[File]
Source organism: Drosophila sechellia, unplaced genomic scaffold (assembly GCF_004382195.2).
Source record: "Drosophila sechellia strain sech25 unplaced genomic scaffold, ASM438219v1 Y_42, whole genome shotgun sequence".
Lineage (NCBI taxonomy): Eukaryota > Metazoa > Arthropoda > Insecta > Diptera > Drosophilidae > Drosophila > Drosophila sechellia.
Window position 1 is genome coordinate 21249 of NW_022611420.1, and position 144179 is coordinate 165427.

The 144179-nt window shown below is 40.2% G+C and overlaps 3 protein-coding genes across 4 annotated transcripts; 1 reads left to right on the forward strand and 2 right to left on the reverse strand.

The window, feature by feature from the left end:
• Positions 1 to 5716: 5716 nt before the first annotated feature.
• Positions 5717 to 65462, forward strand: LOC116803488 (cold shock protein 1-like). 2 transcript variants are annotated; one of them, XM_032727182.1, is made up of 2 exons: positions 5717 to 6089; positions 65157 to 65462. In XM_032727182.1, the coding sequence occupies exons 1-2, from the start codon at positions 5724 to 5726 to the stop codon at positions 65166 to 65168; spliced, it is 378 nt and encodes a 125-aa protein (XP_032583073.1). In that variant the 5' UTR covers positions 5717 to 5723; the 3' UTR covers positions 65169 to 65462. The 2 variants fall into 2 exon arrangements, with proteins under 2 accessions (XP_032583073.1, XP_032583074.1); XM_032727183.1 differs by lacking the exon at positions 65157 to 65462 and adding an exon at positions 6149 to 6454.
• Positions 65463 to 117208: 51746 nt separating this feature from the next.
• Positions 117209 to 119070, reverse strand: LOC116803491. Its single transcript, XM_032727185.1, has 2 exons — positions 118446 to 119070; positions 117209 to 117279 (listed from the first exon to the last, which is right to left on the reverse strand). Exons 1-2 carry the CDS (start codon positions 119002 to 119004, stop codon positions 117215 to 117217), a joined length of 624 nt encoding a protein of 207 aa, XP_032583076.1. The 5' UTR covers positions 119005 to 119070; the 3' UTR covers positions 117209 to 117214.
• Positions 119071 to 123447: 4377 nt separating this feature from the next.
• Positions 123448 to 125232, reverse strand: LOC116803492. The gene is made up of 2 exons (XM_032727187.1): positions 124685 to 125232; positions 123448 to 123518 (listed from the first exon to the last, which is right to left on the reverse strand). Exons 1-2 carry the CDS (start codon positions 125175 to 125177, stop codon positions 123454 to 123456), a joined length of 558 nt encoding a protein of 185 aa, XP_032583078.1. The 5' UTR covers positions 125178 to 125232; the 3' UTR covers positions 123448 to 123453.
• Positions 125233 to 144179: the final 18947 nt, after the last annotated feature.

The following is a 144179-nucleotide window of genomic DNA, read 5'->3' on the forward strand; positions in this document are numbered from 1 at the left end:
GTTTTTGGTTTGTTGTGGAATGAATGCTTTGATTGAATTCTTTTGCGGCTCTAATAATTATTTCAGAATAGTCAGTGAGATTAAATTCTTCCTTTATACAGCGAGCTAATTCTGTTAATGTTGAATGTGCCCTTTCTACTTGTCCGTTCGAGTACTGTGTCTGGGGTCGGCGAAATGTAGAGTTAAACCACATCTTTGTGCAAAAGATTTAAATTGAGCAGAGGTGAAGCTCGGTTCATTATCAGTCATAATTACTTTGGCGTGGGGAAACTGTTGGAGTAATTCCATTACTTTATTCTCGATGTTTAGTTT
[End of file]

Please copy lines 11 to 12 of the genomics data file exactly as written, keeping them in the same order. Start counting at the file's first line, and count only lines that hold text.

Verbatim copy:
• Positions 119071 to 123447: 4377 nt separating this feature from the next.
• Positions 123448 to 125232, reverse strand: LOC116803492. The gene is made up of 2 exons (XM_032727187.1): positions 124685 to 125232; positions 123448 to 123518 (listed from the first exon to the last, which is right to left on the reverse strand). Exons 1-2 carry the CDS (start codon positions 125175 to 125177, stop codon positions 123454 to 123456), a joined length of 558 nt encoding a protein of 185 aa, XP_032583078.1. The 5' UTR covers positions 125178 to 125232; the 3' UTR covers positions 123448 to 123453.